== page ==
Reel Life March 2021
Off with their heads!
To any anglers harvesting sports fish in the region − we need your help.
Studies are being conducted throughout the region on a variety of our fisheries.
One of the ways we measure fish ages, growth rates and birthing origin is with the fish’s ear bone, the otolith.
If any of the following fish species are harvested in the places specified, we would really appreciate their heads.
- Salmon from Lake Wānaka.
- Sea-run salmon from the lower Clutha or Pomahaka rivers.
- Brown trout from the lower Clutha or Pomahaka rivers.
This will allow us to take the otoliths and collect data to help us manage the fisheries.
Over the past few years, the salmon population in Lake Wānaka has declined rapidly.
Fish and Game want to find out what is causing the decline.
There have been a few salmon caught by trolling in the lake this season, in areas such as Matukituki Bay and Wānaka faces.
If you harvest any salmon from Lake Wānaka, we would love to take the heads.
Above Right: a brace of Lake Wānaka salmon, ready for the table
Please note that we have enough samples from lakes Wakatipu and Hāwea, and only require Lake Wānaka samples.
Next, we have the big guys, sea-run salmon.
Like many other sea-run salmon populations in the country, our Clutha River catch rate has fallen sharply.
We would like the heads of any sea-run salmon harvested from the Clutha or Pomahaka rivers, downstream of the Roxburgh Dam.
The final set of heads we want is from brown trout harvested from the Pomahaka or lower Clutha rivers, again downstream of Roxburgh Dam. This is to help us with the brown trout origin study, outlined in last month’s issue of Reel Life E-zine
For any of these samples, please bag and freeze the head, and record the length, total weight (that is, whole and ungutted), as well as the date and location of capture.
Then contact Otago Fish and Game for collection:
Dunedin office: 03 477 9076
Central Otago office: 03 445 4418
Back country rivers
A lot of our country has taken a downturn with the closed borders.
However, this is the season for Kiwi anglers to enjoy our rich angling resources, thanks to the lowest amount of fishing pressure experienced in many decades.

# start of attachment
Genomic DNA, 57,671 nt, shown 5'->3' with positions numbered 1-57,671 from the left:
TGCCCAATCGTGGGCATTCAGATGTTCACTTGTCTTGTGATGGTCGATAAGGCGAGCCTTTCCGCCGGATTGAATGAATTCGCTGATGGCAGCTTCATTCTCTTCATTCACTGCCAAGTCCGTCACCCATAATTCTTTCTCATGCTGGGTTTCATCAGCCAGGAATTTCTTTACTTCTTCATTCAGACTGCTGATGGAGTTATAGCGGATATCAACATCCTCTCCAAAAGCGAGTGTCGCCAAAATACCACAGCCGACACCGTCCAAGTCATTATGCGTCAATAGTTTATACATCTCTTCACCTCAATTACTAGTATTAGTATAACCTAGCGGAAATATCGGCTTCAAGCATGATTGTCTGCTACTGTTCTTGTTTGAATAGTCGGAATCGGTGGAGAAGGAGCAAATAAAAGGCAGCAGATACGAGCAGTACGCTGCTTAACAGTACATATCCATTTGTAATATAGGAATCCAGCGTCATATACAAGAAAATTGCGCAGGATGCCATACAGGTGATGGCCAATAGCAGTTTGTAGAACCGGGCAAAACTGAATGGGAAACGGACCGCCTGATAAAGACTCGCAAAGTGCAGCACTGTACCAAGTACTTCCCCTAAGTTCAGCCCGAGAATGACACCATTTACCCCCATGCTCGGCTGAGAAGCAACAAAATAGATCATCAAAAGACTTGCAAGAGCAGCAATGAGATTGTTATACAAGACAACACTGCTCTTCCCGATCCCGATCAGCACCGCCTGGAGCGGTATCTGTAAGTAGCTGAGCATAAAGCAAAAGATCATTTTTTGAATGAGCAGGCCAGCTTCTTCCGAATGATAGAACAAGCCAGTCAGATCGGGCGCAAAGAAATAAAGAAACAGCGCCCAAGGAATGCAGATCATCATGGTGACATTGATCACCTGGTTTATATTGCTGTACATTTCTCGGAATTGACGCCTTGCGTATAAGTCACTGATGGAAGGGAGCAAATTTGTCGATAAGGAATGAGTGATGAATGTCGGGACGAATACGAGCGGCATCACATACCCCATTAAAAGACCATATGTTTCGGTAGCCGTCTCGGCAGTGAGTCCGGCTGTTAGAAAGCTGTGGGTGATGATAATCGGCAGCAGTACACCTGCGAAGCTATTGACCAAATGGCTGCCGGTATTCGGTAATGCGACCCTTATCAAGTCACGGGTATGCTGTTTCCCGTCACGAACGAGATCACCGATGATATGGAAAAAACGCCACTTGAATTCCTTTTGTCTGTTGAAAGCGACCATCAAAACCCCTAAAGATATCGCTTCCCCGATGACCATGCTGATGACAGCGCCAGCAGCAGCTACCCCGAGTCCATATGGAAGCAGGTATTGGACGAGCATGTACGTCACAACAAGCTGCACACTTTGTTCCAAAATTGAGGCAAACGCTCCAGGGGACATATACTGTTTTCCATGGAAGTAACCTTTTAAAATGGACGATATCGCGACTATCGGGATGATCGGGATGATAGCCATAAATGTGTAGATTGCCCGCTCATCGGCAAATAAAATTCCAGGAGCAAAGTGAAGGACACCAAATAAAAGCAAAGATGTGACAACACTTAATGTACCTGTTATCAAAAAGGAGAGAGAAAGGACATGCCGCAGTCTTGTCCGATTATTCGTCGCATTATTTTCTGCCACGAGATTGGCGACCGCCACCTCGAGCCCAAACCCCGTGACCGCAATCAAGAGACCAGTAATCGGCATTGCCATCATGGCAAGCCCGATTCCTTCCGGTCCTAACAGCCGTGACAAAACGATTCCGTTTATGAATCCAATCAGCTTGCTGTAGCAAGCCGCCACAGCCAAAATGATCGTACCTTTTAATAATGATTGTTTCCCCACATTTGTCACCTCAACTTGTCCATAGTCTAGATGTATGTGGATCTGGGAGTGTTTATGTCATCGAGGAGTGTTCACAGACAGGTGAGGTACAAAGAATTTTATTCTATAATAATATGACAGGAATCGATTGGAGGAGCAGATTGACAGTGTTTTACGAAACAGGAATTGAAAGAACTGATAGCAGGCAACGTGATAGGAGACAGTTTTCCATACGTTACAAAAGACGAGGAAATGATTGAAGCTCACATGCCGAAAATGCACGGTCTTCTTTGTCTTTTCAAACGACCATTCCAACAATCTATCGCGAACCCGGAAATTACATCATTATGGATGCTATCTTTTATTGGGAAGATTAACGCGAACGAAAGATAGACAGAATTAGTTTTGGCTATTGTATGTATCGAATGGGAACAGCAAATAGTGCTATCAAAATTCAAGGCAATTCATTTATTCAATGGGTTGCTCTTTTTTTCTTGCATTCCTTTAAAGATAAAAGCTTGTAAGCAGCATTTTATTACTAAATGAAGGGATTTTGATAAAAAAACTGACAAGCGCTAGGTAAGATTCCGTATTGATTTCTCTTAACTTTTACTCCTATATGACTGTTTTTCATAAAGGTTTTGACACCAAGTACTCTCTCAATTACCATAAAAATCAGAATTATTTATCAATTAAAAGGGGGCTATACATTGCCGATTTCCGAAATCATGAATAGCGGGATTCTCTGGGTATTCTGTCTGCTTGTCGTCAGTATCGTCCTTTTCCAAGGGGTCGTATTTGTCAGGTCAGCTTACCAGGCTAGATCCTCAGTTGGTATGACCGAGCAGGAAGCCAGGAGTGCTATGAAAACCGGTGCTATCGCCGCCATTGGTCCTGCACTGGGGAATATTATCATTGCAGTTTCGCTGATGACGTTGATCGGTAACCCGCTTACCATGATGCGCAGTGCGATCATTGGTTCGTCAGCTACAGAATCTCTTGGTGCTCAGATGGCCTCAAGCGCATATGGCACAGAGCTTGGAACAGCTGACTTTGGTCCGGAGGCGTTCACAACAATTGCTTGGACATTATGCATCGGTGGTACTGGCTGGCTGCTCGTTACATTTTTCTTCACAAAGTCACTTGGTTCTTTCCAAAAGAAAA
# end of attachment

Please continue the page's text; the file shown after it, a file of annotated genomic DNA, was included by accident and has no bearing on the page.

Many of our balloted fishing beats in the Greenstone fishery remained unfished throughout the ballot period. Rangers in many other backcountry fisheries have found lower than usual numbers of anglers, too.
Still, warm autumn afternoons can produce exceptional mayfly hatches.
As the leaves yellow on the trees at the river’s edge, dry fly fishing really heats up.
In the afternoons, mayflies will be hatching on all our stable rivers.
Areas such as the mid-Taieri, Manuherikia and upper Clutha have great hatches throughout the later season.
Water cools down, and the fishing heats up!
The days are getting shorter, and the shadows are getting longer.
As the month of April progresses, many anglers around Otago are wandering hills with rifles or starting their preparation for the upcoming waterfowl season.
However, there is some of the best fishing of the year to be had over the next month.
Brown trout are starting to think about spawning.
Mature fish that have been lurking in the lakes, estuaries or sea are heading towards the small spawning streams of the headwaters.
For sea-run brown trout, fishing silver spinners such as Tobies or Hex Wobblers, or soft plastics, can be effective.
An incoming tide is a great time.
Another excellent time is around one or two hours after high tide.
As the current increases, baitfish are pushed into the eddies and slack water at the water’s edge, where the trout cruise, looking for an easy meal.
Fishing the mouths of the rivers and streams at this time of year can be fruitful.
Brown trout will often hang around the deltas, waiting for a fresh before starting their spawning run.
Soft plastics or the classic black and gold toby will work well.
Fly anglers fishing either the lakes or estuaries will do well with streamer flies.
Brown trout become increasingly aggressive and will take woolly buggers, rabbit flies or matuka patterns.
Perch are also feeding with a vengeance at this time of year.
In cooler waters, perch are known to partially hibernate, so during the autumn months, they are trying to pack on as much weight as they can before the cold weather sets in.
Remember that perch often school up, so once a perch has been caught, fish thoroughly in the same area.
Large perch are also cannibalistic, so if you are catching small ones, there might be a giant lurking around the fringes of the school of smaller fish.
- Otago Fish & Game Facebook Page: https://www.facebook.com/Otagofishandgame
- The Otago Regional Council water monitoring website provides a wealth of information regarding flows, levels and rainfall around the region. The map allows quick access to flow information regarding your favourite spot.
- Walking Access Commission Maps (WAMS) – showing public-accessible areas in New Zealand.
- Otago Regional Council pollution hotline: 0800 800 033
Ben Sowry, Otago Fish & Game Officer